The Teacher’s Pet, broadcast by The Australian newspaper, takes the disappearance of suburban Sydney housewife Lynette Dawson as its subject, a woman whose body was never found and whose teacher husband Christopher has long been suspected of murdering her, raising eyebrows when he moved one of his students into their home just days after his spouse vanished.
Contrary to the latter’s insistence that she had run away to join a religious sect, two inquests concluded Ms Dawson must have been killed by a “known person”. New South Wales Police will now resume digging up the garden of her former house in Bayview in search of answers.
While some object to true crime podcasts like The Teacher’s Pet on the grounds that they are insensitive, encourage feverish speculation or promote amateurism over professional investigation, they are undeniably hugely popular at present.
As this example illustrates, the form can also play an important role in raising the profile of long-abandoned cases. The late author Michelle McNamara was praised for achieving precisely the same effect in April when her dogged detective work helped capture California’s Golden State Killer more than 32 years after he committed his last known murder.
For those interested in the world of true crime podcasts, here’s our selection of some of the best.
All Killa No Filla
British comedians Rachel Fairburn and Kiri Pritchard-McLean explore the world of serial killers, taking a notorious mass murderer from recent history as the subject of each episode, with some, like Aileen Wuornos or Fred and Rosemary West, meriting multiple instalments.
While that might sound ghoulish or in poor taste, the hosts are careful to begin each show with a disclaimer stressing their intention is not to make light of the victims but to understand the circumstances that drove their subjects to commit their awful crimes.
The meticulousness of Fairburn and Pritchard-McLean’s research makes it abundantly clear how sincere their fascination is. The fact they manage to find some very Northern humour in even the darkest of subjects is equally impressive.
Taking on a much narrower but no less intriguing remit, Payne Lindsey’s 16-part series revisits a spate of murders with 25 children among the victims that rocked Atlanta, Georgia, between mid-1979 and May 1981.
Atlanta-native Wayne Williams was convicted of two of the murders, but that’s only part of the story.
Hosted and produced by Phoebe Judge out of Radiotopia in North Carolina, Criminal trades in “stories of people who’ve done wrong, been wronged, or gotten caught somewhere in the middle”.
Unlike the immersive, investigative approach taken by Atlanta Monster, Judge’s show takes a new subject from either side of the law for each episode, be it counterfeiting, police brutality or faking your own death.
The breadth of its offbeat coverage and the quality of its production are the reason the show is approaching its 100th instalment, having started in January 2014.
Spun off by The Los Angeles Times from one of its own stories, this series sees Pulitzer Prize-nominee Christopher Goffard pursue confidence trickster John Meehan.
Taking Meehan’s marriage to businesswoman Debra Newell as his entry point, Goffard tugs at the threads to reveal an extraordinary web of deceit and domestic abuse.
My Favourite Murder
Like All Killa No Filla, My Favourite Murder is hosted by two comedians and takes a lighter approach.
Karen Kilgariff and Georgia Hardstark – who met at a Los Angeles Halloween party – have described their show as a therapy group through which they and their legions of Facebook fans (“Murderinos”) can bond over shared anxieties teased out by the crimes under discussion each week.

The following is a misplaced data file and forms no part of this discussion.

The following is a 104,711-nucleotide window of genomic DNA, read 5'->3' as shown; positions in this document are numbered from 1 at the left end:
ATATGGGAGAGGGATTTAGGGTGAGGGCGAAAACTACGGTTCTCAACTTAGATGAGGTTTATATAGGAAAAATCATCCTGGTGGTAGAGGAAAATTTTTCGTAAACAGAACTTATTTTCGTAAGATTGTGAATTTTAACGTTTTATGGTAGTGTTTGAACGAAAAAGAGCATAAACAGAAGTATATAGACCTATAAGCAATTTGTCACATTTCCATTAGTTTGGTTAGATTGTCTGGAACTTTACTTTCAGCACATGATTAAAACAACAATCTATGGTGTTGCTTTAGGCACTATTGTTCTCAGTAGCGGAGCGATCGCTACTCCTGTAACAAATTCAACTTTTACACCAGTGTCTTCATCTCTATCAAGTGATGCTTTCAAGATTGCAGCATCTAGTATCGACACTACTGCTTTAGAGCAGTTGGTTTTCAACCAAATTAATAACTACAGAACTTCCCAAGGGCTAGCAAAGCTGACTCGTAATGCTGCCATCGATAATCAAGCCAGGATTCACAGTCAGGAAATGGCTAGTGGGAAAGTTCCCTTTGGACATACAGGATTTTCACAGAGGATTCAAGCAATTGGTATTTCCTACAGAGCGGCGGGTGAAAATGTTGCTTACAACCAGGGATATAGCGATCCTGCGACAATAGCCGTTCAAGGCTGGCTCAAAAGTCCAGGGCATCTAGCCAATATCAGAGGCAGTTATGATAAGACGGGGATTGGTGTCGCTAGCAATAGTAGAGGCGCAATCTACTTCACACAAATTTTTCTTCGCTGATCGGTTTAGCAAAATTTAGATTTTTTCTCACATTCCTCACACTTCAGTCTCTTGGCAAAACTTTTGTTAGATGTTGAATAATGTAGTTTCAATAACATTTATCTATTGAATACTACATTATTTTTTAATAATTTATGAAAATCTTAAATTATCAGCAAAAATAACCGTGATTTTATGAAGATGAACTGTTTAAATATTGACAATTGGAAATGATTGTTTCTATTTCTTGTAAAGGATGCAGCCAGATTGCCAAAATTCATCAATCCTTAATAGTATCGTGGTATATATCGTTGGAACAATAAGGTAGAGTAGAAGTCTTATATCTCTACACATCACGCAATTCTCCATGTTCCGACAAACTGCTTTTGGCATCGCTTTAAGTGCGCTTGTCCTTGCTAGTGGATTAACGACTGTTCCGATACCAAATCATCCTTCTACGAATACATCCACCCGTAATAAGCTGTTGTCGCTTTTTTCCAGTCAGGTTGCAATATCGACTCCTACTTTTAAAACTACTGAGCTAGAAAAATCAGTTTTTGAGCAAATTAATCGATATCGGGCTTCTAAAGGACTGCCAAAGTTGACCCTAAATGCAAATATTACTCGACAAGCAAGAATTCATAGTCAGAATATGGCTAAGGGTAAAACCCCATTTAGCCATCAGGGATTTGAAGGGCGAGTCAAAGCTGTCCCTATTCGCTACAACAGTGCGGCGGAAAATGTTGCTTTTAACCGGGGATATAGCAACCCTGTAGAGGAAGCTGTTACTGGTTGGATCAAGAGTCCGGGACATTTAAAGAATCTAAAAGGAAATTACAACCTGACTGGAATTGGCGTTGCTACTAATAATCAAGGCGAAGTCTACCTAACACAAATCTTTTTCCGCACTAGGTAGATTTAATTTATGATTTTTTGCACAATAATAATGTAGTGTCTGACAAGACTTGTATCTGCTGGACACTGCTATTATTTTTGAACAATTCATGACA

While the duo have faced criticism over factual inaccuracies and the treatment of certain subjects, their popularity is huge and they have gifted the money garnered from merchandise sales and donations to local police departments to aid the investigation of unresolved cases.
Often credited with starting the current podcast boom, Sarah Koenig’s This American Life series investigated the case of Adnan Syed – jailed for the murder of his high school prom date Hae Min Lee in Baltimore in 1999 – and was a sensation when it debuted in October 2014.
Pouring over the evidence, reinterviewing old witnesses and questioning Syed in prison by phone, Koenig’s calm, careful manner made for riveting listening. It attracted 75 million listeners and resulted in a new trial for Syed.
A follow-up series examined the story of US Army Sergeant Bowe Bergdahl, held by the Taliban in Afghanistan and Pakistan for five years only to be dishonourably discharged when he returned home after pleading guilty to desertion.
Serial’s highly-anticipated third outing will be released on 20 September.
Sword and Scale
Often classed alongside Criminal and Serial, Mike Boudet’s bi-weekly Sword and Scale uses an array of mixed-media to bring its tales to life.
Occasionally controversial – Boudet was criticised for running an audio tape of a 14-year-old calling the police to report his mother’s murder without permission – Sword and Scale is notoriously unflinching when it comes to dark details, entirely living up to its tagline: “The show that reveals that the worst monsters are real.”
Author Peter Jukes revisits the murder of private investigator Daniel Morgan in a Sydenham pub car park in 1987, a case that remains Britain’s most investigated homicide and “one of the most disgraceful episodes in the entire history of the Metropolitan Police Service”.
Modelled on Serial and carried out with the aid of the victim’s brother Alastair, the 10-part series “moves from back streets of London, through the highest echelons of Scotland Yard, to the offices of Rupert Murdoch’s bestselling newspapers, to the doors of No 10 Downing Street”.
Untold promises conspiracy and establishment intrigue at play as it turns over the evidence.